What the New York Giants want for Odell Beckham Jr. -- shoot, what everyone should want -- is for the incredibly gifted second-year wide receiver to learn to harness the emotion and edge he plays with to allow his talent to shine rather than to overshadow it.
The way I have put it in recent days, including during a recent "Big Blue Chat" podcast, is that Beckham needs to be able to answer the taunts and overly physical play from opponents with talent rather than his temper.
Will the one-game suspension he just served for his actions during a game two weeks ago against the Carolina Panthers help the 23-year-old superstar see that?
Beckham returned to practice Wednesday for the first time since being reinstated from the suspension. Reports from the small portion of practice reporters are allowed to see were that Beckham was more subdued than usual. When he met with reporters on Wednesday he seemed determined to try and reign in some of the extra-curricular stuff that ended up leading to his suspension.
"I don't think I'm going to change the way that I play, but I think I'll change the actions that were on the field that Sunday," Beckham said. "It's not what we should be doing, it's not what I would want to represent the Giants as, and like I said, most importantly it's not something that I would want the kids looking up to and learning from me that way. That's definitely not what I want to put out there for them."
The helmet-to-helmet hit by Beckham on Josh Norman was the culmination of something that has been brewing since the tail end of the 2014 season. Beckham instigated a brawl against the St. Louis Rams by kicking Rams linebacker Alec Ogletree in response to an overly aggressive hit out of bounds. He was fined earlier this year for throwing punches during a game against the Buffalo Bills.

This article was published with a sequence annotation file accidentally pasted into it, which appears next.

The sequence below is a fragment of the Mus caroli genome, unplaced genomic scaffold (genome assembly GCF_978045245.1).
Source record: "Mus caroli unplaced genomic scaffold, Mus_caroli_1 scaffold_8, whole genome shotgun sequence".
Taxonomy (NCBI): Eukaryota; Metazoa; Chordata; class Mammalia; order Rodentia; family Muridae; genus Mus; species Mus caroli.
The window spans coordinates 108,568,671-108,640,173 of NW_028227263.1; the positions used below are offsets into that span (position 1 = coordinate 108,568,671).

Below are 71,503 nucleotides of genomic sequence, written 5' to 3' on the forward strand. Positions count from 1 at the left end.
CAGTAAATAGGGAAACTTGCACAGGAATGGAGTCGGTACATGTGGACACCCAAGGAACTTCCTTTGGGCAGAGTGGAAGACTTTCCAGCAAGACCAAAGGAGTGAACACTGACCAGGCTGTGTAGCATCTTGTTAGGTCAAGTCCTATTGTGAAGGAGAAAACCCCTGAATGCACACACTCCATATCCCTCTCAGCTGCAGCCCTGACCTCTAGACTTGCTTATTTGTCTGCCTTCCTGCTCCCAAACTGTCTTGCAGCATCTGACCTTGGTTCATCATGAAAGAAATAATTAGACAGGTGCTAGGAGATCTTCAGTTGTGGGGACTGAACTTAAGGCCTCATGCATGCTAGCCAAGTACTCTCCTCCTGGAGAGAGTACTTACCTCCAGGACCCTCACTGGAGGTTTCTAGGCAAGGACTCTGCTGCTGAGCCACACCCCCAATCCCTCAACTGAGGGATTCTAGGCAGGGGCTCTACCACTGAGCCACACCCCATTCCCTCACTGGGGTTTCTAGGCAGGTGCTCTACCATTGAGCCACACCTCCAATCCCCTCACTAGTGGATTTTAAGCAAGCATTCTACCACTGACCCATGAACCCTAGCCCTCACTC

"It's just unfortunate. You never want to do that on the field. There's so much more that's going on just to be caught up in such a moment," Beckham said on Wednesday. "Like I said, it's not something that I would want to put my team in that position and I wouldn't want to give that influence to kids.
"Actually the other day, two kids came up to me and they were just talking about everything that happened, and I just told them no matter what, you're always responsible for your own actions, and you can only control what you can control, and the rest is really out of your hands. For the most part, make sure to take control of what you can."
Beckham is a franchise-changing player, a once in a decade talent. He can be the centerpiece around whom the Giants, out of the playoffs now for four straight seasons, retool their roster. If he is going to help them out of the darkness, though, Beckham must learn to channel his emotions into things that help rather than hurt his team.
The Giants and Beckham saw what life can be like without him on Sunday when receivers getting open looked like a foreign concept during a 49-17 loss to the Minnesota Vikings.
"I learned from my actions and I take responsibility for them," Beckham said. "I think things like this help you grow and they help you mature and like I said, you learn from it and you move on. In life you're taught so many lessons, good or bad, and you learn from it and grow."
The Giants can only hope this helps Beckham grow into a player who helps a franchise stuck in neutral get headed in the right direction again.